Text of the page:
SFIFF – The Sheik and I
I must admit, that I’m not familiar with filmmaker Caveh Zahedi’s work, but if The Sheik and I is any indication, his other stuff is worth checking out just for the interesting ideas he broaches. In Sheik, Zahedi turns the camera on himself, like he did in the feature-length documentary I am a Sex Addict where he explored his self-destructive addiction to prostitutes. In Sheik, however, he is hired by the Sheik of Sharjah to create a film for the emirate’s art bienniel. If you’re not familiar, Sharjah is similar to a state in the United Arab Emirates. The film is held together by a post-production narrative provided by Zahedi himself, discussing the events that took place during filming, and how he came to ultimately understand them.
The film begins in a particularly interesting way. Really, it’s Zahedi standing in what appears to be his home office, trying on multiple shirts, and examining himself in an off-screen monitor. There’s a production assistant somewhere off camera offering advice. When Zahedi tries on a red shirt, the assistance says ‘it may be a bit agressive.’ To which Zahedi responds with perhaps a bit of forced bewilderment, ‘aggressive?’ Each shirt looks fine, but Zahedi seemed more interested in somehow, someway, getting a reaction to what his cameras were seeing. This is a pattern you can look forward to throughout the film, but on a much more serious level.
As mentioned, The Sheik and I was originally commissioned to be part of an arts festival celebrating ‘the production of art as a subversive act.’ A strangely provocative subject for a country with a sizable morality police force. To add to the intrigue, Zahedi is virtually guaranteed that he will not be censured in any way. Zahedi has an on-the-go approach to his filmmaking that leaves the cameras rolling nearly all the time. This constant filming occasionally leaves the screen blank, as the cameras’ batteries die, but microphones continue recording. Sometimes these dark screens are filled with animations. From the time he lands in UAE, he films anyone and everyone he sees, and has no difficulty in finding people willing to be in his film, including the chauffeur that picks him up at the airport.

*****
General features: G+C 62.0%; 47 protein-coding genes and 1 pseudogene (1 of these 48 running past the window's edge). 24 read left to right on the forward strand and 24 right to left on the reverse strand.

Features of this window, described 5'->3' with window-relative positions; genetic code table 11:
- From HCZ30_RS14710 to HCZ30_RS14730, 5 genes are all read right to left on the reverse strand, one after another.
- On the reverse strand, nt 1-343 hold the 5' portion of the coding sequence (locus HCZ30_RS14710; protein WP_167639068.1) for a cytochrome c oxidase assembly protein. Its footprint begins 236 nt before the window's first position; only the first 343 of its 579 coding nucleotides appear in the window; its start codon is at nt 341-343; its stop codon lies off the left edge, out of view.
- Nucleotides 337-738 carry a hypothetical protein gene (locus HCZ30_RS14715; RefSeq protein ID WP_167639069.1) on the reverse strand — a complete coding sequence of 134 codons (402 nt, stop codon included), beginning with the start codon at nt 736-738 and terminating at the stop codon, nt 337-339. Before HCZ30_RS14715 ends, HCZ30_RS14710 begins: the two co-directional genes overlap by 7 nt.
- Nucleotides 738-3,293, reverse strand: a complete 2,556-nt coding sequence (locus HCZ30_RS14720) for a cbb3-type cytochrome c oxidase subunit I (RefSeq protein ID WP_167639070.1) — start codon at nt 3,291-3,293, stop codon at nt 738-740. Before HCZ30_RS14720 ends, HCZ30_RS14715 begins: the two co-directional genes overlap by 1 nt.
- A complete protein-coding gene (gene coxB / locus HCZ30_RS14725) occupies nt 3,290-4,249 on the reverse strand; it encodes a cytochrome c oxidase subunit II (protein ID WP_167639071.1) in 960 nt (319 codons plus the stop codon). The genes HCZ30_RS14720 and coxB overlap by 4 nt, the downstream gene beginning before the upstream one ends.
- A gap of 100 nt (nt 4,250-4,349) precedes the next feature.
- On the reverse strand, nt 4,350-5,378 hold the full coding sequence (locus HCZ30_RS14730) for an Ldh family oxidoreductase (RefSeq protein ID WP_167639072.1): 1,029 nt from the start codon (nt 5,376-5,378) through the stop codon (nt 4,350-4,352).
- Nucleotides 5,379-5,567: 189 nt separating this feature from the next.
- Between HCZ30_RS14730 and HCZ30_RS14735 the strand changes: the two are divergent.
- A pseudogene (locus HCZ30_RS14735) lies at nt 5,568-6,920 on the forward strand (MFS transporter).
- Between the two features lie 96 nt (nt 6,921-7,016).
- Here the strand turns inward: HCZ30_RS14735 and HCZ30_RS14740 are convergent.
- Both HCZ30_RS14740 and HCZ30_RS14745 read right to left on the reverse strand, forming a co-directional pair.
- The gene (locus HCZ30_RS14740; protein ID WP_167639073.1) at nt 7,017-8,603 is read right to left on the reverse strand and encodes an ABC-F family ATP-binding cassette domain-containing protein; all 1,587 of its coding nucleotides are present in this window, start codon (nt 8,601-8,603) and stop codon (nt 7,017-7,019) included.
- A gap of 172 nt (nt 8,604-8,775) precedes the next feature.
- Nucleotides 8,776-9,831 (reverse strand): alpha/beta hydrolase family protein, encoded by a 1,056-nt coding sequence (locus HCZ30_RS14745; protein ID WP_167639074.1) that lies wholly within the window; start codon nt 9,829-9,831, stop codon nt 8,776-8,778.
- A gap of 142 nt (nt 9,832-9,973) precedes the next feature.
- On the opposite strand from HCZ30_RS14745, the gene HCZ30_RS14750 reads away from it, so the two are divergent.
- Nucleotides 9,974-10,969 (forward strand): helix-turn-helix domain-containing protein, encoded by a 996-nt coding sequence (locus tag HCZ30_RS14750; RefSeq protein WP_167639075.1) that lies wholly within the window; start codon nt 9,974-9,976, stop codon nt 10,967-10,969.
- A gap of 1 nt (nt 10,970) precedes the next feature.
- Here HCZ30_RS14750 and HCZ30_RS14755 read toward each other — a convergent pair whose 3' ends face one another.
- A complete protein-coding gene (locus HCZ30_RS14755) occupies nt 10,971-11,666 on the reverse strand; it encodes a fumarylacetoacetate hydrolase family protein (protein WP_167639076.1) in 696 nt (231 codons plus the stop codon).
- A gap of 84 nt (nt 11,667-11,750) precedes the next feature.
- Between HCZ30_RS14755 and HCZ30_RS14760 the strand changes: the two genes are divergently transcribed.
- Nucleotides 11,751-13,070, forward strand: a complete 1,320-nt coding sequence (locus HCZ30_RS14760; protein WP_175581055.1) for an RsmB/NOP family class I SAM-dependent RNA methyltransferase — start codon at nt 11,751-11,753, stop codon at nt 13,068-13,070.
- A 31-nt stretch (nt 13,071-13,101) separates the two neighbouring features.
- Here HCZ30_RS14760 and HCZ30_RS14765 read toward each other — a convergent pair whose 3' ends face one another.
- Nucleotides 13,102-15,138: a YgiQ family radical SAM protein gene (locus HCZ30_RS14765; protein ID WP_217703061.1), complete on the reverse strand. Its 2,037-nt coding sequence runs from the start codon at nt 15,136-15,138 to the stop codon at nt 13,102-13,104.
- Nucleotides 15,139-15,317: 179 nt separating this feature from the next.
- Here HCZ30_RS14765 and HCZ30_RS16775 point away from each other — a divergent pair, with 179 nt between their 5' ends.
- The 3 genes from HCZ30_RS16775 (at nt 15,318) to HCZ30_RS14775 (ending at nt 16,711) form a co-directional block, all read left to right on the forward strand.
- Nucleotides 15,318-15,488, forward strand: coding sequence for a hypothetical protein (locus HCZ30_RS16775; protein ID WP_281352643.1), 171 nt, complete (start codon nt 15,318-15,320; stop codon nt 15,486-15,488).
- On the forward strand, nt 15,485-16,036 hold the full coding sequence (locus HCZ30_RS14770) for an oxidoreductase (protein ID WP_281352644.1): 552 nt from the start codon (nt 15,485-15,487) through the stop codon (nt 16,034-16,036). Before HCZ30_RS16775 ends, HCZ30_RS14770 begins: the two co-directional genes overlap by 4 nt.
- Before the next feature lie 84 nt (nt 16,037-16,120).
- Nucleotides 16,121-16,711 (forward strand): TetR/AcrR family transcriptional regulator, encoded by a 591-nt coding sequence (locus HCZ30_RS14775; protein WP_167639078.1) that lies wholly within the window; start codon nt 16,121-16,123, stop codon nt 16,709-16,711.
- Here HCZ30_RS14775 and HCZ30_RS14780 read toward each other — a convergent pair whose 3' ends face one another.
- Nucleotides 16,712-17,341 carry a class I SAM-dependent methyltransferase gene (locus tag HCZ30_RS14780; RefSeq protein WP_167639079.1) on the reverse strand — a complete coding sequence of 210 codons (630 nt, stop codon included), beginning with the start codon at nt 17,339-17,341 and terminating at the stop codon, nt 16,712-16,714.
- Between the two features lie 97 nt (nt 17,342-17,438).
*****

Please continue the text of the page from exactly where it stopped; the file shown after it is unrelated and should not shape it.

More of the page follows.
That is, until he begins to mention there will be reenactments of terrorists attacks against the actual Sheik of Sharjah, reenactments of sacred Muslim prayers and dances. He mentions these things casually, and is remarkably surprised when he find out that people are a bit fearful of participating. There’s an interesting mix of fear and excitement in the cast members. They’re interested in the project, but fear very real threats of imprisonment, or retribution against their families, or perhaps losing work visas and facing deportation. Indeed, even the point person from the art council who worshipped at Zahedi’s feet in the beginning, began to tell him his ideas are stupid, and he needs to rethink things drastically.
Zahedi plays the role of the ignorant American throughout the film. He is consistently surprised that the Sheik, for example, won’t allow them to use his daughter’s real home for terrorist scenes. Zahedi is clearly too smart to be playing the ignorant American. He’s playing a provocateur, and in a fortunate (for him) twist of fate, we’re seeing things revealed exactly as he wanted them to. We even get his scene-by-scene commentary. This isn’t to say that the things we’re seeing aren’t real and valid. It should perhaps just be considered carefully produced dramatic reenactments, not the surprise documentary of the festival.
There are a lot of interesting ideas explored by Zahedi here. And it’s wonderful to catch a glimpse into the lives of an 0il-wealthy people who are clearly terrified of a regime with simply too much power over human rights. It’s thrilling to think that while this work was originally commissioned by the Sheik of Sharjah, it was the Sheik who also ended up banning it from his entire country. There’s an ease to Zahedi’s filmmaking that makes watching The Sheik and I both entertaining an thought-provoking. He’s certainly a filmmaker to pay attention to.